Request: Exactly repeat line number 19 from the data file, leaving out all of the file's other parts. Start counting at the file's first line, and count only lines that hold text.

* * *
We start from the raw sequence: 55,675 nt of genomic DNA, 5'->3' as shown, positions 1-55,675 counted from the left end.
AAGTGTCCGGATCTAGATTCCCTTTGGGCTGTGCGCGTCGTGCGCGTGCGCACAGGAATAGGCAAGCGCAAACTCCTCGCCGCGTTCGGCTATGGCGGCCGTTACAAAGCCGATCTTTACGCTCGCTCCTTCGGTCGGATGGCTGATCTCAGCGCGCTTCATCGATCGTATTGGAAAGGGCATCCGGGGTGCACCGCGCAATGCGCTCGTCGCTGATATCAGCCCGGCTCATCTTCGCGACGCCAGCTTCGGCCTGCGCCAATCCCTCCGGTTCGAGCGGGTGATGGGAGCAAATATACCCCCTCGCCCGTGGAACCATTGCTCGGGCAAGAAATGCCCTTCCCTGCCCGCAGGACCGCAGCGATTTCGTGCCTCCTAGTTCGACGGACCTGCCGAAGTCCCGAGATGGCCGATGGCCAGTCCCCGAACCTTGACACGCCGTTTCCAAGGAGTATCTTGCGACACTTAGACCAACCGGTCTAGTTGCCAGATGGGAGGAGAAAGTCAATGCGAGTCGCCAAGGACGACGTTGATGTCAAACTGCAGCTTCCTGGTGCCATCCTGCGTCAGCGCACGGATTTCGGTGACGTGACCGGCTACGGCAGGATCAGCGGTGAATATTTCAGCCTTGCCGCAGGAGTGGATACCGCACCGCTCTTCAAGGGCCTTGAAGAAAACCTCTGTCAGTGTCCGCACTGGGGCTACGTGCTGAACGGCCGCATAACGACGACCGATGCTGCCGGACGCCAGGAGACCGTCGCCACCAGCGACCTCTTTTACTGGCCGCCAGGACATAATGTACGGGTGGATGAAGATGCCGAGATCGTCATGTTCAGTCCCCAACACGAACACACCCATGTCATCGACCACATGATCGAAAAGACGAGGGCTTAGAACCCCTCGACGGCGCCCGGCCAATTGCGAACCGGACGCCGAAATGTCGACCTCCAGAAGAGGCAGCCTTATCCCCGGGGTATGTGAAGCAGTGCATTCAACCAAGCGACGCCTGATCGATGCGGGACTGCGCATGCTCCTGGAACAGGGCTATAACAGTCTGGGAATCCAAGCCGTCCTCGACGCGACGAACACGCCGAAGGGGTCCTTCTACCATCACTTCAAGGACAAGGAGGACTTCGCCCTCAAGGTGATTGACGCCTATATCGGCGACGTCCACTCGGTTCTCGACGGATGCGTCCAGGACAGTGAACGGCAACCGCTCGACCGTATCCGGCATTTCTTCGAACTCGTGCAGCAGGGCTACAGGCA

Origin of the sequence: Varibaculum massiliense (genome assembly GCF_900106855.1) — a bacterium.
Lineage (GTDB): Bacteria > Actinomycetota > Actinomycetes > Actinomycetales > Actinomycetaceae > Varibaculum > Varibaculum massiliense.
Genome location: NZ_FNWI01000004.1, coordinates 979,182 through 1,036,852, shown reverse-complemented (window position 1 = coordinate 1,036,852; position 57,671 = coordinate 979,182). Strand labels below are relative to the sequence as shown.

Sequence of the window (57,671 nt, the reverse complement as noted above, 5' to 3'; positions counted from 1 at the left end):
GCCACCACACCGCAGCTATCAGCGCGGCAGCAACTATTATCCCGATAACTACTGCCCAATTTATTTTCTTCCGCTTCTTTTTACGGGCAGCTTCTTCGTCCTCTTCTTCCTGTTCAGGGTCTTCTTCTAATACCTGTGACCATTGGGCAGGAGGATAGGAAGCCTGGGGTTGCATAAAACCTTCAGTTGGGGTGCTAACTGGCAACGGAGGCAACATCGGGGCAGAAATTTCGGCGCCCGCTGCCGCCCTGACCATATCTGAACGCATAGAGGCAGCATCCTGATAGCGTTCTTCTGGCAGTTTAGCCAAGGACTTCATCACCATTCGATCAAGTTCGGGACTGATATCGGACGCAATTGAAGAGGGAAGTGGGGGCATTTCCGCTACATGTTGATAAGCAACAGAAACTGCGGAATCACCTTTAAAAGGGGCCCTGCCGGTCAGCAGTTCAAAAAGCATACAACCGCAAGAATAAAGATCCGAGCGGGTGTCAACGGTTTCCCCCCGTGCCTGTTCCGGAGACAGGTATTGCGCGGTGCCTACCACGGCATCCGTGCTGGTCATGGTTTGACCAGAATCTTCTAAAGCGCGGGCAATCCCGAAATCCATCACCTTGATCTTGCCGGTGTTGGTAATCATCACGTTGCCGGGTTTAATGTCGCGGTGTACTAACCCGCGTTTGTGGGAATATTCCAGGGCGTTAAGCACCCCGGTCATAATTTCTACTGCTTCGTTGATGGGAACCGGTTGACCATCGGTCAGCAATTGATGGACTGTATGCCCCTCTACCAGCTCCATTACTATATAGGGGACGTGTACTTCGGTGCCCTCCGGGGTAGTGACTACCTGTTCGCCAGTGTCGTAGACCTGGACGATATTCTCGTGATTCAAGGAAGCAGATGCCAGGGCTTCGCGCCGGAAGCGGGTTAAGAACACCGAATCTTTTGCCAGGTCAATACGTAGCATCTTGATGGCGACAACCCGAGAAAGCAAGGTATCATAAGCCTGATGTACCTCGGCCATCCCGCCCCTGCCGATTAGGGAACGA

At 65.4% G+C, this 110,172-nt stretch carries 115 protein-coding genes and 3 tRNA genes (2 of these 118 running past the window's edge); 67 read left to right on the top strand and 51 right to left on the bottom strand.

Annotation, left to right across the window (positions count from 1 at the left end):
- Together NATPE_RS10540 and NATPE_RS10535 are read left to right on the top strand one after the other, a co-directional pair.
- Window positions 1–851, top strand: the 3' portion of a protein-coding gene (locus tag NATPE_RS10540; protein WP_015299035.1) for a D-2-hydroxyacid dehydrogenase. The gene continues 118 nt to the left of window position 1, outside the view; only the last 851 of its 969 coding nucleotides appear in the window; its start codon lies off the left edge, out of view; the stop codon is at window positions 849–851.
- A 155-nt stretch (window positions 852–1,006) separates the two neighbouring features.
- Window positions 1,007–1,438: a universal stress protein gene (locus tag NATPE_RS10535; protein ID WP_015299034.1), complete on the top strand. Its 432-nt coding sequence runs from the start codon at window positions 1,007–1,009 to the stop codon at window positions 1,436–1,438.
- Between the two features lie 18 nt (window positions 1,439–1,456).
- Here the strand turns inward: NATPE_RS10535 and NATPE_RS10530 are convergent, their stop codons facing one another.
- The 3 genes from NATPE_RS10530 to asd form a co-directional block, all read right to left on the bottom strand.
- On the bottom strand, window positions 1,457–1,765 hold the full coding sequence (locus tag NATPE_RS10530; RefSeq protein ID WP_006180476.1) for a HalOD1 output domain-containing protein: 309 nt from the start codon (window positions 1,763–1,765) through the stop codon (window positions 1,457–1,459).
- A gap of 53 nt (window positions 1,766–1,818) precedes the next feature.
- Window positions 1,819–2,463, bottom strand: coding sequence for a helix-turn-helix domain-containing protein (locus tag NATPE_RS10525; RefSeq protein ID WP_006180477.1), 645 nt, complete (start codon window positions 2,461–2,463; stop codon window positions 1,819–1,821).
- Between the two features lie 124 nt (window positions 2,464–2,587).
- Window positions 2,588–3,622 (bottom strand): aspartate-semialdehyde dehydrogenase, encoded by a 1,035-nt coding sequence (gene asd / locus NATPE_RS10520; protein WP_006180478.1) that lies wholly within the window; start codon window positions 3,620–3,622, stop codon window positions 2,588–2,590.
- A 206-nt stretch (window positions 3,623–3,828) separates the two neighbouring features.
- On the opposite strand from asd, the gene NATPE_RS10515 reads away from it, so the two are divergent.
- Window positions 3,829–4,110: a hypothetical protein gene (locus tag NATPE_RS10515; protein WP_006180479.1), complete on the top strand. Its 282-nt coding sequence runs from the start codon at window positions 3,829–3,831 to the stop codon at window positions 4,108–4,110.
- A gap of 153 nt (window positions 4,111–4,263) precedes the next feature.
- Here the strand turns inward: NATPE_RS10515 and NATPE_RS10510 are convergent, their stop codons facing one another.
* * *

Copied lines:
- Window positions 1,819–2,463, bottom strand: coding sequence for a helix-turn-helix domain-containing protein (locus tag NATPE_RS10525; RefSeq protein ID WP_006180477.1), 645 nt, complete (start codon window positions 2,461–2,463; stop codon window positions 1,819–1,821).